CoinDesk's global policy and regulation managing editor Nikhilesh De shares the details of what it's been like inside the courtroom for FTX founder Sam Bankman-Fried's ongoing trial.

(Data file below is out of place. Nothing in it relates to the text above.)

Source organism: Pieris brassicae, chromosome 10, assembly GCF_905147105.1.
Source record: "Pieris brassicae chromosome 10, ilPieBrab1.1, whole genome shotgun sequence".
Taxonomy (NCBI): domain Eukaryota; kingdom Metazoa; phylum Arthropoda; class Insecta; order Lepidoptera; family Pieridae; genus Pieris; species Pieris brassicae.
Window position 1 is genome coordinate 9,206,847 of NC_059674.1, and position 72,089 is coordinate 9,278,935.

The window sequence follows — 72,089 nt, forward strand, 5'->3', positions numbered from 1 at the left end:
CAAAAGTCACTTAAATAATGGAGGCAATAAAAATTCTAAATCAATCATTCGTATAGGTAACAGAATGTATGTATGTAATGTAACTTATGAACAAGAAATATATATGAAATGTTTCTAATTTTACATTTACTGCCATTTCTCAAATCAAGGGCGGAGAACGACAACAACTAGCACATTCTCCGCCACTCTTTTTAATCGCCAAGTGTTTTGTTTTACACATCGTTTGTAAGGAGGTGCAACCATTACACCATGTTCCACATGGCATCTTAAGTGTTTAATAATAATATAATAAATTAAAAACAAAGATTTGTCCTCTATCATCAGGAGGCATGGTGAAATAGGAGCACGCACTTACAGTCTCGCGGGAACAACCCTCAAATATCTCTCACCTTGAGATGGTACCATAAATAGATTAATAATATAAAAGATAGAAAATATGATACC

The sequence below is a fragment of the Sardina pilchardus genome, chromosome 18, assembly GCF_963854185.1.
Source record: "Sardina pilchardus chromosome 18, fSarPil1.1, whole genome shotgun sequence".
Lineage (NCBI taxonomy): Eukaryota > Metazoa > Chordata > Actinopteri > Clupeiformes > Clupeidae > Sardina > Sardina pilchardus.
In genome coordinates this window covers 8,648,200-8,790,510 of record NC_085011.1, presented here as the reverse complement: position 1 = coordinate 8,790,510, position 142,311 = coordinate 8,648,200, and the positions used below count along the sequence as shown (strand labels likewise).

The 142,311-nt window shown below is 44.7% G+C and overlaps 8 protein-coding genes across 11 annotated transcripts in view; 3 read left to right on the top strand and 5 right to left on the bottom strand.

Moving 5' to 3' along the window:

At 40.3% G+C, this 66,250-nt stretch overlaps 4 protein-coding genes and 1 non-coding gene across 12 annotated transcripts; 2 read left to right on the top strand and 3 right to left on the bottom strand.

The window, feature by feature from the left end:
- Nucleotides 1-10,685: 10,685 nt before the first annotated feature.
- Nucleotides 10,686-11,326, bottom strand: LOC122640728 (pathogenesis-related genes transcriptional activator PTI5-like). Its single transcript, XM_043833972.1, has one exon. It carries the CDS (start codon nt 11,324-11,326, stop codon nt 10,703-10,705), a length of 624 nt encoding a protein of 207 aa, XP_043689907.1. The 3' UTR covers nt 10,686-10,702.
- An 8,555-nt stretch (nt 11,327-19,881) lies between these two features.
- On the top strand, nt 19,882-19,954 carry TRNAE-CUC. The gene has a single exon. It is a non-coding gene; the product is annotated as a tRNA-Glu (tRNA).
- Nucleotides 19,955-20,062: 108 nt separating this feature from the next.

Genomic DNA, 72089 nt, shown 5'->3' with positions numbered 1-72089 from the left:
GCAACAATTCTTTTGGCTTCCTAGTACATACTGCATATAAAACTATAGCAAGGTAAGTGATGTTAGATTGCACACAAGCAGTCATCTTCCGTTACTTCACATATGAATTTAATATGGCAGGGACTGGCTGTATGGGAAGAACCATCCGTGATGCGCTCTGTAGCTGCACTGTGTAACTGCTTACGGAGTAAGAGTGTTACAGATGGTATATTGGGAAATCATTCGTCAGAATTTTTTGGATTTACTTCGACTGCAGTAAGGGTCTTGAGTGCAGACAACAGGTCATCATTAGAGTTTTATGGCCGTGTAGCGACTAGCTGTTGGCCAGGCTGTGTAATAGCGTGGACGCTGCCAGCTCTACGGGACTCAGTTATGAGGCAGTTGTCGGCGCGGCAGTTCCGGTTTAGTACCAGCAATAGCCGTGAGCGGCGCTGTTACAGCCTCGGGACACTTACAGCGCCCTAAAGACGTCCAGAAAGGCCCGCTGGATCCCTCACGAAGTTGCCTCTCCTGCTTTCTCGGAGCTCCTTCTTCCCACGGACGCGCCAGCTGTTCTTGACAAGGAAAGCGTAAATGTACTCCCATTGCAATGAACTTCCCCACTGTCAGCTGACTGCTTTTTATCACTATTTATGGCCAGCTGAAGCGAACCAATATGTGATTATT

We are on the fourth day of the Sam Bakeman free trial. New revelations are emerging about FTX from witness testimony given in the criminal trial. Joining us now to discuss is Coin Desk's global policy and regulation managing editor Nick Day, who's also the editor of Coindesk state of crypto newsletter. Good morning, Nick. Hey, good morning. Not only are you our regulation uh reporter and editor, but you are an amateur sketch artist and it has been just such a delight seeing your sketches come out of the courtroom. So thank you for those Nick. I feel like I'm there, learn how to draw out. I think by the end of this, by the end of this trial, you, you might be able to switch careers if you like the back of the back of those match box, those you know, the match books. It's like, can you draw flippy and it's like, OK, all right, let's talk about what's been, what's been going on inside the courtroom. Nick. Of course, no cameras are allowed no phones. So we really have to rely on people like you who are inside the courtroom. Um Talk to us about what's been happening. And more notably, I've seen some people tweet that some of the jurors are falling asleep. Is that true? So, it looks like a, you know, one alternate juror yesterday was falling asleep or dozing off, at least for part of the, uh you know, early testimony uh on yesterday specifically. So, you know, it's not that we've seen this consistently or anything like that yet. It's that, um, you know, it's a, you know, case that starts at 9 30 continues on to today and uh it began, you know, pretty much 2030 minutes or so after the jury was selected. So a lot of folks kind of just really like yanked into this. Um It's also worth noting that again, we have six alternate jurors as well as the 12 actual jurors. The alternates are not going to really be involved in any of the decision making unless one of the primary uh jurors is, uh, you know, unfortunately, you know, unable to keep the, get a trial for whatever reason. So, um it is true, but I think, you know, there's a little bit of how much of how much, how much of the, of the uh charges were explained to the jury. Do they, do they understand what's at stake or what they should be looking for? So, you know, so far we are, you know, this is day three of testimony, Gary Wang, the former FTX CE po and co-founder is going to take the stand again, uh, you know, in about 25 minutes or so. Um, what's really interesting is so the DOJ has, you know, begun its case, it begun defending its case over the course of the three days. They've been really easing the jury into, you know, I would say all of the, what you could describe as a more complicated concept. They haven't really gotten into, you know, too deeply into, you know, the statutory requirements for fraud or, you know, conspiracy. They haven't gotten too deeply into issues like, you know, how do cryptocurrencies actually work or how do exchanges actually work? Uh The first witness was, you know, just a customer whose job was to say, you know, I invested in blockchains, which are just kind of invest in cryptocurrencies which use blockchains and cryptocurrencies are just kind of, you know, thing. Uh And I lost $100,000. The second witness was a former, uh you know, college friend and roommate and, oh, yeah, the uh and, and his job was to just kind of build a little bit upon that. The next witness was paradise that long. He built a little bit upon that. The DOJ is really kind of, you know, easing the jury into the actual, you know, the concepts and issues at stake. Here. You're starting with, you know, here are people who lost money. Here are people who were betrayed by people who believed in Mare or FTX and were let down by what happened last November. So, like, what's, what's Sam's reaction been, like, hearing these stories, uh, retold in the courtroom isn't really glued to, uh, a laptop. He has access to an air gap laptop in the courtroom and he's been working on it typing up what appears to be a doc or, or something of that sort. Um, presumably it's defense material. You know, things that his lawyers can ask or, uh, you know, things that his lawyers can ring up later and try and refuse some of the allegations or statements being made by the witnesses. Uh, so far. So, you know, he's been there, he's been present, he's been, uh, you know, just really focused on, uh, working on whatever it is you're working on. And one of those witnesses, Gary Wong, uh, he testified against, as you said, he is a former roommate, I believe of, uh, uh, of Sam Bank MRE. He's coming back again today. Uh What happened yesterday? Why are they bringing him back? So, Gary is, I think the first, um, you know, we can say heavy hitter witness, right? All the witness so far have, uh, talked about and around what happened with FTX last November and how, you know, things fell apart. But Gary is, uh, Gary Wong is the, you know, he is an individual who built a lot of the code that FTX now need to relied on. And, um, uh, I think, you know, what the prosecutors are going to want to get into is just how exactly, uh, was it possible on a technical level that Alameda was able to borrow funds from FCX customers? And, uh, you know, from FCX, how did they have this, uh, you know, as long, but this unlimited, uh, line of credit or a large line of credit is what he said. Um, and more importantly, did be fried know and sign off on this or not. And it is worth noting here that Wang is uh he pleaded guilty to, you know, these charges of wire fraud and other frauds uh as either at the end of December or beginning of January. So he is testifying and uh you know, he is certainly testifying in the hopes of a uh lighter recommended sentence from the, but he is also very infant part of the company that fell apart. So he does have, he said and, and he said that that he was taking out there were loans taken out in his name that were actually for FTX or Alameda, which was it that he himself took about, it was a million dollars he took for himself as a loan as a personal loan. But then uh there were, there were a lot more loans taken out in his name, but it didn't go to him or so he's a legend. Correct. Right. And again, these are just kind of the allegations that the doj is gonna want to hone in on and say, well, you know, did make free sign off on this. And because if so, you know, I think this is the part where they're gonna start saying like, ok, well that is, you know, wrong Nick. We've asked you about the jurors, we've asked you about Sam. Judge Kaplan has had quite a time with both, both the defense and the prosecution leading up to the trial. Um, you know, of course, trying to get Sam out of jail, trying to get him in jail. Um, now we're finally at the trial. What's Judge Kaplan's demeanor? Like, um, some of the chatter I've heard online is, he's kind of been a little lighthearted and cracking some jokes through it. Yeah, he's definitely had, uh, you know, a few jokes throughout the, certainly the hearings leading up to the trial. Um, and a few jokes did, you know, at the beginning of the trial, um, he definitely seems focused on trying to, you know, make sure this is an efficient trial process. Um, you know, he, we reported this morning, uh, and yesterday that he's starting to, he's seemingly appearing to lose patience with the defense a little bit, uh, you know, sustaining objections before they even made, you know, telling the, uh, defense attorneys to move on if they're just repeating a point. Um, you know, yesterday, uh, right before lunch, he said the jury out and then admonish, basically one of the defense attorneys for repeating the same lines of questioning that were already, uh, you know, completed by the prosecution on one of the witnesses. So he, he definitely seems focused on trying to get this, you know, make sure this thing happens and doesn't, you know, in his words, isn't the, or doesn't set a record for the longest trial, but at the same time, he does have this kind of, you know, just a dry sense of humor that, you know, intentionally or not, you know. Um, and, you know, this is where maybe we can talk a little bit about the logistics of covering this space, but at least in the overflow room where I have been for most of the trial, um, you know, every time he sustains an objection or before it, you know, even is made, uh, it's kind of becoming this routine, this predictable routine that it, you know, you hear laughter in the gallery because of it. All right, Nick, we are gonna have to leave it there, but we look forward to hearing more from you on Monday. Good luck. Good luck in court today. Thank you. All right. That was Coindesk global policy and regulation. Managing editor Nick Day and don't forget to sign up for the new SBF trial newsletter that will take you inside the courtroom.